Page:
The situation of land use, forest policy and governance in Viet Nam

Over two-thirds of Viet Nam's natural forests are considered poor quality or recovering quality, while rich and closed-canopy forest constitutes only 4.6 percent (in 2004) of the total and mostly located in the remote mountainous areas. Results of several studies have indicated some key factors driving change to Viet Nam's forests such as rapid economic development, shifting cultivation, inappropriate forest management, and illegal logging.

Clear ownership of land is critical to implementation of REDD+, and the land allocation programme clarifies rights under REDD+ – in many cases the benefits need to be distributed in a transparent and equitable fashion down to the level of individual organizations, households, individuals and other legal economic entities.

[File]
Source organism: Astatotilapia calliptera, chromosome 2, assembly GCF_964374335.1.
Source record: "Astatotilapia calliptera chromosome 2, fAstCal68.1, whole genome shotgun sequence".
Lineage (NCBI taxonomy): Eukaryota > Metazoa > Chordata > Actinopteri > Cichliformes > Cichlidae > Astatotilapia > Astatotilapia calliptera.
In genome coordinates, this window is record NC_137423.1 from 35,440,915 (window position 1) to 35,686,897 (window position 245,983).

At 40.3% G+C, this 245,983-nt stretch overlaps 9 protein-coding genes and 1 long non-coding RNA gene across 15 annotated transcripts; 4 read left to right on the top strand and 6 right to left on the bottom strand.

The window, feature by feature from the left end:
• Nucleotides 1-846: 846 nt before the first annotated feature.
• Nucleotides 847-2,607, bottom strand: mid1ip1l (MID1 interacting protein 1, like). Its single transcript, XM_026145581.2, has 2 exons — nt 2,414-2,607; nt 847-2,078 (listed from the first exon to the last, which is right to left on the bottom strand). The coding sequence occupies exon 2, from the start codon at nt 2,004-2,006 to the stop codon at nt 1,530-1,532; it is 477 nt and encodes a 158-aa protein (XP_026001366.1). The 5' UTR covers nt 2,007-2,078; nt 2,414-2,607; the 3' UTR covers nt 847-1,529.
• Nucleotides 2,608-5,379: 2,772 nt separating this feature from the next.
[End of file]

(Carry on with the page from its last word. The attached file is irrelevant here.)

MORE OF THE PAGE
There have also been important policy developments related to payments for ecosystem services (PES). Since April 2008, the policy on Payment for Forest Environmental Services has been approved by the Prime Minister and applied to five provinces and Ho Chi Minh City (HCMC).

Under this pilot policy, USAID is supporting the testing of PES in Lam Dong province (in the Central Highlands) through Winrock International, while GIZ is supporting the testing of PES in Son La province (in the Northwest). Under the scheme, hydro-electricity plants will pay VND 20 (0.125 US cents) per kilowatt; water companies VND 40 (0.25 US cents) per litre of water; and ecotourism companies between 0.5 and 2% of revenue. In addition, since October 2007 MARD has launched a program to promote sustainable agricultural cultivation on sloping land and to prevent the conversion of forests into agriculturally cultivated crops by providing 10kg of rice per person per month and preferential interest rate for planting forests and agricultural production. The intention is that lessons from these pilot interventions will be used in developing a national policy over the next few years.

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